by Jim Trethewey

The story of the early money of Canada is a colorful story of improvisation.

The amount of actual coinage in the world increased dramatically throughout the 16th and 17th centuries due to the Spanish mints in the New World that controlled vast supplies of gold and silver, minted in the form of gold "doubloons" and the 8 Reales milled dollar. Even though Canada was relatively near these sources of currency (compared to the Old World), extremely little of it made its way to Canada; the bulk of it went to Europe and to trade with the Orient.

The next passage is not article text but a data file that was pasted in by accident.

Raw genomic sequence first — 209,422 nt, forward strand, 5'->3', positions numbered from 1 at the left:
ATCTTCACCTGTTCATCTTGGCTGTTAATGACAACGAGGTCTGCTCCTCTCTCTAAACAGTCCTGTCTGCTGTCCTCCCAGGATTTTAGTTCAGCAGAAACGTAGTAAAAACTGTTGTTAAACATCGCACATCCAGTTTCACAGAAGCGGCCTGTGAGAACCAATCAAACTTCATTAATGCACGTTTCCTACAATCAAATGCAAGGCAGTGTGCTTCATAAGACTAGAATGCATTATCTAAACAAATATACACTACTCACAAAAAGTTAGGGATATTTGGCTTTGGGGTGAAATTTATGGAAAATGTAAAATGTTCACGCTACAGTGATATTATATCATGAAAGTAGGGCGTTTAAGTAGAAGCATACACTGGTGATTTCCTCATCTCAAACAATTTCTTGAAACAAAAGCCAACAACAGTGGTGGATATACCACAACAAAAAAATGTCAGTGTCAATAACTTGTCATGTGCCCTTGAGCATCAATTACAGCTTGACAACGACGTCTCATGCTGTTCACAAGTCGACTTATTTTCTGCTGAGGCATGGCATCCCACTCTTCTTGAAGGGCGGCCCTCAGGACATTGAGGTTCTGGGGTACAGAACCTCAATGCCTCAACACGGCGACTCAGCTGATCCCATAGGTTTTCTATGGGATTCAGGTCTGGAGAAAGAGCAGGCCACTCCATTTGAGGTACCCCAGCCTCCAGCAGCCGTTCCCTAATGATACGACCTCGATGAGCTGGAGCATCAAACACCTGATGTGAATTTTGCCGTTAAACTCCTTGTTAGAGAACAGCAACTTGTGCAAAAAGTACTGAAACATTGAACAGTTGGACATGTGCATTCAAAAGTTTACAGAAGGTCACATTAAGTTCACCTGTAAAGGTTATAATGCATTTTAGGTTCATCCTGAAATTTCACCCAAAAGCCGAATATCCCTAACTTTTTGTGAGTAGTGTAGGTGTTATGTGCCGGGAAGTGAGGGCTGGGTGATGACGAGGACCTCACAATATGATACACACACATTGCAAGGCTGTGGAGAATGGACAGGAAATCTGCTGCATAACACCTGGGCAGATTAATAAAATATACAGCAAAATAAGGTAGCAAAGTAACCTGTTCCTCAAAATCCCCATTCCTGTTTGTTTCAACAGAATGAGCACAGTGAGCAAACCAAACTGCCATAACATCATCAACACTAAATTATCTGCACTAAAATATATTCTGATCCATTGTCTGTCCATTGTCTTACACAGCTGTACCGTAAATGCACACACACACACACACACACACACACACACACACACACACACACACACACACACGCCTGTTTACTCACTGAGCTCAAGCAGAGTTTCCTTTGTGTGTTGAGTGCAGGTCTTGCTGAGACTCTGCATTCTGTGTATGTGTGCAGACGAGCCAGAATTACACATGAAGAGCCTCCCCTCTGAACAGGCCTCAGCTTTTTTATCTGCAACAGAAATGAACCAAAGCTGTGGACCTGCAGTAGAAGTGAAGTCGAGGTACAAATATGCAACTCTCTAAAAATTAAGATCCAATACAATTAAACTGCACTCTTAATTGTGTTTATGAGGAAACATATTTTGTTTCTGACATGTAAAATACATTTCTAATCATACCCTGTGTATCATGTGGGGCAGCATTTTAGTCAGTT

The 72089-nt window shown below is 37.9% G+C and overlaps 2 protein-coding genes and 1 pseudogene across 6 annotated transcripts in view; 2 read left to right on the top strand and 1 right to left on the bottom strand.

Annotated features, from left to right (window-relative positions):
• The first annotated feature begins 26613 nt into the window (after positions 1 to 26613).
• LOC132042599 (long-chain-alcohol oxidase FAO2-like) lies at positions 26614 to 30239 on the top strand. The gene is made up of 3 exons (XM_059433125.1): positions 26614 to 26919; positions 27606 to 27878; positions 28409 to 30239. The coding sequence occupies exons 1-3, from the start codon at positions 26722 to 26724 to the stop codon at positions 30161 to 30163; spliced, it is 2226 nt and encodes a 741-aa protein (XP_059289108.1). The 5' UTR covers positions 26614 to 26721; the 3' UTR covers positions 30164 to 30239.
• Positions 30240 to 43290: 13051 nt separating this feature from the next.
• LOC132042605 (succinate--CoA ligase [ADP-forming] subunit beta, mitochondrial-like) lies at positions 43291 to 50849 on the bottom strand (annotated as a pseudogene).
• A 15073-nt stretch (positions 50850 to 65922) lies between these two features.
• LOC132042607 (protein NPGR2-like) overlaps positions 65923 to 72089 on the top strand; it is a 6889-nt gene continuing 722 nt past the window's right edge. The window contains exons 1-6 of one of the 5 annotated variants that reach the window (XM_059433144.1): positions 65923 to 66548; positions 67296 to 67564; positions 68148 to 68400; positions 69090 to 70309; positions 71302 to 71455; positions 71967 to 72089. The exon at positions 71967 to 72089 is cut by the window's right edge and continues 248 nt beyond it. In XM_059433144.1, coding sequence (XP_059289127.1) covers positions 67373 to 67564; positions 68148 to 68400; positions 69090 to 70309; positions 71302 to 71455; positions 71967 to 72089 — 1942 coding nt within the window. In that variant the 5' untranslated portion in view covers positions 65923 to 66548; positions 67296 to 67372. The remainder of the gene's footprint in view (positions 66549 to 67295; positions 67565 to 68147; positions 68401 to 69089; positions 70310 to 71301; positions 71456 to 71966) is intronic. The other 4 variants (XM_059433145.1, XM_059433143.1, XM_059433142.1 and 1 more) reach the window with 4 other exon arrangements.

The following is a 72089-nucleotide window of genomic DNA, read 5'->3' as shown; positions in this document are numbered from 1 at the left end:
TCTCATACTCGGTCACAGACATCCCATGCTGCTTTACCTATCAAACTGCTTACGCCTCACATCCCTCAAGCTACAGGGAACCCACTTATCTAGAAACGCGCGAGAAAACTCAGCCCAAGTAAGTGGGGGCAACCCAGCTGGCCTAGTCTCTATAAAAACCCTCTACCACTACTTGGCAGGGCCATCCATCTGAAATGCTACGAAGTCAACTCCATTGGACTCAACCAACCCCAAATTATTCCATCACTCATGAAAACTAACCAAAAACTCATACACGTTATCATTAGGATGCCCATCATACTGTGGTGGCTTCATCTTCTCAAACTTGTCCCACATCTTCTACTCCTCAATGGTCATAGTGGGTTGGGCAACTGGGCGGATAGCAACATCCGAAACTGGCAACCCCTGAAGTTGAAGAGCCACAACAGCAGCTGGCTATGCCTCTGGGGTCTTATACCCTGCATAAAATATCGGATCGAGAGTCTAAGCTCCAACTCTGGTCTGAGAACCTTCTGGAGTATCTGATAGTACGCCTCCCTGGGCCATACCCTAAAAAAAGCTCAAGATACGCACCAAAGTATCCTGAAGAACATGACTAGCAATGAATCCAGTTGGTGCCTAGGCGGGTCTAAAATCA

The earliest history of Canada (shared with that of the Pacific Northwest of the United States) is that of the fur trapper. The currency of the time was animal pelts, primarily beaver, and to a lesser extent, otter and silver fox. They were traded for goods at their intrinsic value; a "made beaver" (a single prepared skin) traded from an exchange rate of £10 in 1668 to £5 in 1772, £2 in 1812, £1 10/ in 1820, and £1 in 1827, where it essentially stayed from then on. The declining value is related directly to the number of trappers in business who increased the market supply of furs. The Hudson's Bay Company "bought" these furs from the trappers at the various Hudson Bay trading posts. After a batch of furs had been valued, tokens representing the total value would be placed on the counter. Then the trapper would select whatever goods he wanted to purchase, and the value of each would be indicated by the removal of the appropriate token(s) from the counter. In this way, buyers would know when they were out of money. These tokens were first made from lead in the denomination of 1 Made Beaver, and later from brass and aluminum in denominations of 1, 5, 10, 20, 25, and 50 Made Beaver. They very rarely left the trading post or were circulated.